“During the week I have to be in by 8:30 p.m., weekends it’s 9:30 p.m.”
Geoffery Rogers, who is the “Youngest News Reporter in Rochester” (New York) according to his business card, Facebook page and Twitter account is gaining the attention and affection of many of Rochester’s police officers because, unlike most 14-year-old reporters who focus on their school’s cafeteria menu or modified sports teams, Geoffery’s beat covers shootings, motor vehicle accidents, house fires and other public safety events in his hometown.
Videos on his Facebook page show him at scenes day and night.
“During the week I have to be in by 8:30 p.m., weekends it’s 9:30 p.m.,” he said of his mother-assigned curfew.
He has covered marathons, festivals and other lighter events, but prefers crime coverage. He began reporting about two years ago when he was given the iPhone and visited a crime scene in his neighborhood.
“I walked up to the news reporters because they had these cool cameras and stuff and I was like, ‘You know what? I’m going to do this when I get older,’ so I bought some camera equipment and I just started doing this.”
But he began in earnest at the beginning of this summer when he decided he didn’t want to pay for his video game membership any more and needed to produce more content for his “fans” — as of 10 p.m. Thursday, 940 people “like” his Facebook page, GSL Show (GSL stands for Geoffrey Show Live). That’s a growth of 654 percent in the last week.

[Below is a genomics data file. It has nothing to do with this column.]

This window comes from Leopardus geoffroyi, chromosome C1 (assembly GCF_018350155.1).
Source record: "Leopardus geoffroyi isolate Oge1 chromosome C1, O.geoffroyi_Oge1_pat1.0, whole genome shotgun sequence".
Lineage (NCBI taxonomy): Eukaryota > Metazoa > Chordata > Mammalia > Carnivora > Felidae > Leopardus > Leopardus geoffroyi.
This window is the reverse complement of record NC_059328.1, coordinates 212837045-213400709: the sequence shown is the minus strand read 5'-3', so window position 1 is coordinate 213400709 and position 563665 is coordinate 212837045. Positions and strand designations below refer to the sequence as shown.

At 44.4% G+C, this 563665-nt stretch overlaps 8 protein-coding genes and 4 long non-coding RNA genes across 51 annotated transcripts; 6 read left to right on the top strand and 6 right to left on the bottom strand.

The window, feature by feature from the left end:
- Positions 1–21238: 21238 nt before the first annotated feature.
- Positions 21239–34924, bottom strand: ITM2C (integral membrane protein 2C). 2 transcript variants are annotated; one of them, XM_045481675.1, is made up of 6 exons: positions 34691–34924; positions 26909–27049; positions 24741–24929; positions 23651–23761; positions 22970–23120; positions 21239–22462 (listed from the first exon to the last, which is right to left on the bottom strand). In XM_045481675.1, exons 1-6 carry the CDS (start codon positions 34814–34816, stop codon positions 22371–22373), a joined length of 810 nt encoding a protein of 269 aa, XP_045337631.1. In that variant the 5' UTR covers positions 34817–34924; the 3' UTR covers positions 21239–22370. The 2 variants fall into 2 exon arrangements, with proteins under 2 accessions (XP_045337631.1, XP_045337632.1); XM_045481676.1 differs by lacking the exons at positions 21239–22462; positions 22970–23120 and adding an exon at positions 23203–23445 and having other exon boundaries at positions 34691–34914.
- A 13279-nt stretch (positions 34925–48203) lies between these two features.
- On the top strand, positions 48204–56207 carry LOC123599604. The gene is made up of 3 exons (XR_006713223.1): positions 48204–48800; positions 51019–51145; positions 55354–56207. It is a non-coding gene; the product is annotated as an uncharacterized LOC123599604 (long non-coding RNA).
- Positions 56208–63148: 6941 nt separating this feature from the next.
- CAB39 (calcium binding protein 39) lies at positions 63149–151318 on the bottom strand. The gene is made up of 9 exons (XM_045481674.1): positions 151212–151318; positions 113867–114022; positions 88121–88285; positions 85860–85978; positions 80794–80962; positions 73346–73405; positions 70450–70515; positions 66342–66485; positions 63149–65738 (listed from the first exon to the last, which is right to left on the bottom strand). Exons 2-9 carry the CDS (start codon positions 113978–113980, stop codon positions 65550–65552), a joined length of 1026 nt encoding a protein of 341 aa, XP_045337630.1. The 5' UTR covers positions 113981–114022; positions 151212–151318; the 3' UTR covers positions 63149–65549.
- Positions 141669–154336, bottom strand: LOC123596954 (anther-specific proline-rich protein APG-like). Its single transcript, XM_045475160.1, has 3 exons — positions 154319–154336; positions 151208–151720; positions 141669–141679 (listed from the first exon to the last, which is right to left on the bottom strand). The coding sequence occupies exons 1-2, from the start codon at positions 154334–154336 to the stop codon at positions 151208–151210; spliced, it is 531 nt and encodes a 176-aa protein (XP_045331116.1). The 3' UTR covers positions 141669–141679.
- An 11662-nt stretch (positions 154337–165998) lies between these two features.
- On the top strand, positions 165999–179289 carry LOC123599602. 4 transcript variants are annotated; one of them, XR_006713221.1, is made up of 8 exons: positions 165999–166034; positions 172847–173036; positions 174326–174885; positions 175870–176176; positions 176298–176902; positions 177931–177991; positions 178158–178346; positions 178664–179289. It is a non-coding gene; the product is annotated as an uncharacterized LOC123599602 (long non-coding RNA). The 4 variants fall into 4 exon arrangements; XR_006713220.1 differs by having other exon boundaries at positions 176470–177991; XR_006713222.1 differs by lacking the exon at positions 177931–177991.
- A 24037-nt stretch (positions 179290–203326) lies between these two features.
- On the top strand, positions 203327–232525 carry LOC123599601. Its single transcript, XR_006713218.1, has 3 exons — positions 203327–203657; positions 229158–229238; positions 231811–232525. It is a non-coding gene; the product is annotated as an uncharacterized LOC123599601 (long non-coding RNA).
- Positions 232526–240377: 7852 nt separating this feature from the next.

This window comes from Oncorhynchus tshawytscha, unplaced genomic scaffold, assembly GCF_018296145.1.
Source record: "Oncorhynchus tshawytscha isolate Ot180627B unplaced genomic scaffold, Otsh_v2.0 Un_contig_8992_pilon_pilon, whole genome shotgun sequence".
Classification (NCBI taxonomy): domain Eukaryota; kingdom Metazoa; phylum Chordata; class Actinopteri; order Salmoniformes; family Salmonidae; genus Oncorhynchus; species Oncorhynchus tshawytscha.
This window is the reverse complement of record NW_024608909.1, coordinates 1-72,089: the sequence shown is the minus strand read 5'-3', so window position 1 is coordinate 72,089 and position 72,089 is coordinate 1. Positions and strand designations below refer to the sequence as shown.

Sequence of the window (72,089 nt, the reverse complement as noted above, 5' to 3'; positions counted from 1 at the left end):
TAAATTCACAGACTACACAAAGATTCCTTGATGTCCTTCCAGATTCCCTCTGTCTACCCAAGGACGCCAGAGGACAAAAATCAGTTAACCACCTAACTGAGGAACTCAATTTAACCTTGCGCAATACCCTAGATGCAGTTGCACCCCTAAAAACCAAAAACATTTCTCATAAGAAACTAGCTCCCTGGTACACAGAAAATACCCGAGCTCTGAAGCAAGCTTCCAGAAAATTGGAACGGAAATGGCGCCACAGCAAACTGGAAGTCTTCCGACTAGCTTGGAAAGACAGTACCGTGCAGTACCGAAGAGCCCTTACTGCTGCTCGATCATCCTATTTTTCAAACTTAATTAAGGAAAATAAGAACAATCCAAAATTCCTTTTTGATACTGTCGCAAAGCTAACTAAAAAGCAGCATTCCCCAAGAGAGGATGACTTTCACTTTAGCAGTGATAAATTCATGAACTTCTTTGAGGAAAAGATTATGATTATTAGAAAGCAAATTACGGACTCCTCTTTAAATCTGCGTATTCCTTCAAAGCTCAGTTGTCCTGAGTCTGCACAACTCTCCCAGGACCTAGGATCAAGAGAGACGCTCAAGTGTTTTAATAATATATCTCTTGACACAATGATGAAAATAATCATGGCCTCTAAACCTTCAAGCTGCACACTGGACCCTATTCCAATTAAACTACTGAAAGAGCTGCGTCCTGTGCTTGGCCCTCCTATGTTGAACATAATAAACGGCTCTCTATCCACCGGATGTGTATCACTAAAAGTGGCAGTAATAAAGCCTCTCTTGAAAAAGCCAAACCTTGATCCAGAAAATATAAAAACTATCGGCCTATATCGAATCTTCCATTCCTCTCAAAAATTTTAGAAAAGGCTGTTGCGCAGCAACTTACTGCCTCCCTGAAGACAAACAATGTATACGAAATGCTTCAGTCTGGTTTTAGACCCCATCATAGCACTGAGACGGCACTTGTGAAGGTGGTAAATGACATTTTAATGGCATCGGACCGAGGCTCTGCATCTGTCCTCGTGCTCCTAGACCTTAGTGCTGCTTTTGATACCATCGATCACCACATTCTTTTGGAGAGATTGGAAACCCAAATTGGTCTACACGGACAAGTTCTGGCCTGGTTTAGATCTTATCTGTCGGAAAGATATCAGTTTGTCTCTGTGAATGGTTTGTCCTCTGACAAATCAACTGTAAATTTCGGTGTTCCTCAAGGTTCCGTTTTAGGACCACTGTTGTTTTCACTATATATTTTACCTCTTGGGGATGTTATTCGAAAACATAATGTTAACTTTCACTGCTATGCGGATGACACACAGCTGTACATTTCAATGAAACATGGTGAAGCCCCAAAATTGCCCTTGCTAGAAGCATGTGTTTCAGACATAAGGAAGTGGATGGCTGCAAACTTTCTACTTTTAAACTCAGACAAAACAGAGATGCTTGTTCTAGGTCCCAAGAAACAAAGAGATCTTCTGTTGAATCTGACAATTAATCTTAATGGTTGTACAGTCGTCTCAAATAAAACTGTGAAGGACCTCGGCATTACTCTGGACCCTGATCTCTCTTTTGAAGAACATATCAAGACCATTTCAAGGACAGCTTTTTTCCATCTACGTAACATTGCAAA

“I said, ‘You know what? I’ve gotta get back on my news because I can’t let all these fans down, these people who are watching me I can’t let them down so I just came out and started doing it again … this will be 42 crime scenes,” he said.
His mother said part of the reason her son started reporting was to make his neighborhood safer, and improve relations with police in his northeast Rochester neighborhood.
“I don’t know where it comes from,” laughs LaClara Carter, a local radio personality and stand-up comedian who hosts an open-mike night at Clarissa’s Lounge every Monday. “He does amazing things. Last year there was a bully situation in the neighborhood and he called 311 and got them involved. He was really concerned with keeping the peace, he just wanted to feel safer in his neighborhood — what could he do in his community to make it safer? It’s positive and he’s got a real strong relationship with the neighborhood police.”
Geoffery said he enjoys the conversations with officers and the interplay of interviews, but also wants to be taken seriously.
“They think I’m fooling around; people don’t take me seriously because of who I am and other kids who do all this stuff,” he said.[On being at a crime scene]: “It’s really nothing to me anymore, I’ve seen all types of stuff so it’s not traumatizing to me at all, I’m just like an adult,” he said. “I’m an adult in a kid’s body, you get it? My soul is old; I got an old soul.”
But his mother does worry, especially when he covers events such as a police chase and arrest of people on North Street a few months ago. Geoffery was in the middle of the chaotic scene and reported that dozens of police officers had guns drawn as they attempted to control a crowd.
“I do worry a lot, especially him being young and African-American … but they (the officers) look out for him,” Carter said.
(from an October 20th news story at the Democrat and Chronicle)